With Roman Abramovich sanctioned and now disqualified from being a football club owner, as well as the backlash that met the Saudi government’s takeover of Newcastle United, it seems as though a day of reckoning for who is allowed to own English clubs is nigh.
To that end, you suspect the Chelsea are dicing with disaster if they consider the latest acquisition bid they have received from the Middle East.
Saudi Media, the largest media group in the Arab world, has weighed in with an offer of £2.7 billion to buy the London club….although nobody outside of the inner circle quite knows who gets to decide whether to accept or reject it.
Given that Abramovich has relinquished ownership of Chelsea as part of his sanctioning, does that mean that the UK government ultimately decides on whether to sell to Saudi Media?
Minister are currently controlling the flow of money into and out of the 2021 Champions League winners, with a freeze on ticket and merchandise sales and even a cap on how much the Blues are able to spend on travel to away fixtures.
Mohamed Alkhereiji, the owner of Saudi Media and a self-confessed Chelsea fan, is spearheading the takeover bid alongside a consortium of other investors from the country – although none is said to be linked to the aristocracy, which is not the case with Newcastle’s ownership outfit PIF.
Alkhereiji has extensive links to London after studying at the city’s Business School and working at Deutsche Bank in the capital for a number of years, and for that reason it is believed that the government may be more willing to negotiate the sale of Chelsea – whether Abramovich likes it or not – to the media magnate.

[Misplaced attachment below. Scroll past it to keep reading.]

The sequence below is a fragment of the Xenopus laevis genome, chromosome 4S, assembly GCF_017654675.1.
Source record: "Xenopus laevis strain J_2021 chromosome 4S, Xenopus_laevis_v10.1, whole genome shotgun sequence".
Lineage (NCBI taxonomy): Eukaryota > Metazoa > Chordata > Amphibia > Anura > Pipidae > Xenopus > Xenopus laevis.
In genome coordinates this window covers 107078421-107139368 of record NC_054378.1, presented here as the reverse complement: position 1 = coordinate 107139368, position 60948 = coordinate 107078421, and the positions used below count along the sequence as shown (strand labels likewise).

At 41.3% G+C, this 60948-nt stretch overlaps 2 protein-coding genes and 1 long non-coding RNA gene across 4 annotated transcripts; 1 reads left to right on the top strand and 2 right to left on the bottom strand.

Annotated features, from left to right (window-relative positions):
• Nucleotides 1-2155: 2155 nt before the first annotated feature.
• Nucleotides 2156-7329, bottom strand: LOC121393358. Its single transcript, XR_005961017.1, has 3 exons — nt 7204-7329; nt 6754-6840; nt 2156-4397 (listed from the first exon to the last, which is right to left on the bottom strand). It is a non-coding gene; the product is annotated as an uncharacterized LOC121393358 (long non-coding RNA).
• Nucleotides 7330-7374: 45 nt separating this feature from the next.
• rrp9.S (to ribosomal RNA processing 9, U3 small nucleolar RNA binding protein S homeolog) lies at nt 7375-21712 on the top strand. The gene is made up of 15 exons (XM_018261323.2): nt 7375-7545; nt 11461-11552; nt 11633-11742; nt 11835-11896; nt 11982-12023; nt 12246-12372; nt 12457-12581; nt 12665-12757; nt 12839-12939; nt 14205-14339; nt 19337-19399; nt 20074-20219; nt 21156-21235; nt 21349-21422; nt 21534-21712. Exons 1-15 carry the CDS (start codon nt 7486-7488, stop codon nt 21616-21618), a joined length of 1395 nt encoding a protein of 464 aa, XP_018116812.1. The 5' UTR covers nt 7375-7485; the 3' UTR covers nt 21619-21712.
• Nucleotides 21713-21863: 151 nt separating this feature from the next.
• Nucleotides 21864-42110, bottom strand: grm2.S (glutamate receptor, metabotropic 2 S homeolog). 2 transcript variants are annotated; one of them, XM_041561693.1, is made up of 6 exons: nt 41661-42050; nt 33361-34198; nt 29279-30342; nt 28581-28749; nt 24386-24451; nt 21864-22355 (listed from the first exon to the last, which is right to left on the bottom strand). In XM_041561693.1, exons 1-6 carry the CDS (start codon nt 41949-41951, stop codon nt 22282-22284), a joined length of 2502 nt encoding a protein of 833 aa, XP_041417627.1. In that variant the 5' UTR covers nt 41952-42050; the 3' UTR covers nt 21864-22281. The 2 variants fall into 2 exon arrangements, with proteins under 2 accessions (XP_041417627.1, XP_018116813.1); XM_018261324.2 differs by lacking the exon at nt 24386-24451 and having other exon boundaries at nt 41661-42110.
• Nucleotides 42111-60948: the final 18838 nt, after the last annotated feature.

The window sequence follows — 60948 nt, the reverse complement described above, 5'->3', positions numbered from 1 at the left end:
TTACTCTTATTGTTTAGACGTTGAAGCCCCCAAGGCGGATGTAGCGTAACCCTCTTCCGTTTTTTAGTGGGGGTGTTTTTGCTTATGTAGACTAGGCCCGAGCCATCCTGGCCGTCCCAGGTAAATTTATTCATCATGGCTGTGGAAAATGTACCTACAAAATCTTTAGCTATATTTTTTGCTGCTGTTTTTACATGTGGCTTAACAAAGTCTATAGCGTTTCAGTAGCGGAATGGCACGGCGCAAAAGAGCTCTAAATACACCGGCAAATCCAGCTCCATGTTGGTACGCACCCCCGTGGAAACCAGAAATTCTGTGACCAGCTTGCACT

But, as ever, is everything as it seems?
Friends in High Places
You don’t have to try too hard to find pictures on the internet of Alkhereiji in the company of Mohammed bin Salman, the Crown Prince of Saudi Arabia who has invested – indirectly, allegedly – in Newcastle United.
It has also been suggested that Mohammed bin Khalid Al Saud, who runs the state-controlled communications firm Saudi Telecom Company, is one of the private financiers adding heft to the Chelsea takeover bid.
So once more, there’s the moral dilemma of the growing influence of countries fond of a bit of ‘sportswashing’ investing so heavily in top-level sport seemingly without opposition.
Alkhereiji has spoken of his desire to expand Stamford Bridge beyond its current 41,000 capacity, redevelop the club’s academy facilities and invest in the women’s team, which is all noble enough.
But knowing where the bid’s finance is coming from – a regime that executed 81 people on Saturday alone for alleged ‘terrorist’ offences – should leave a bitter taste in the mouth of all those even considering such an offer.
Parties interested in buying Chelsea have until March 18 to submit their bids, with the UK government and American banking firm Raine thought to be in charge of the due diligence process.
It is thought that entrepreneur and Chelsea season ticket holder Nick Candy is in the running, along with US-led bids from Todd Boehly, the New York Jets’ owner Woody Johnson and the Ricketts family, who own MLB side Chicago Cubs.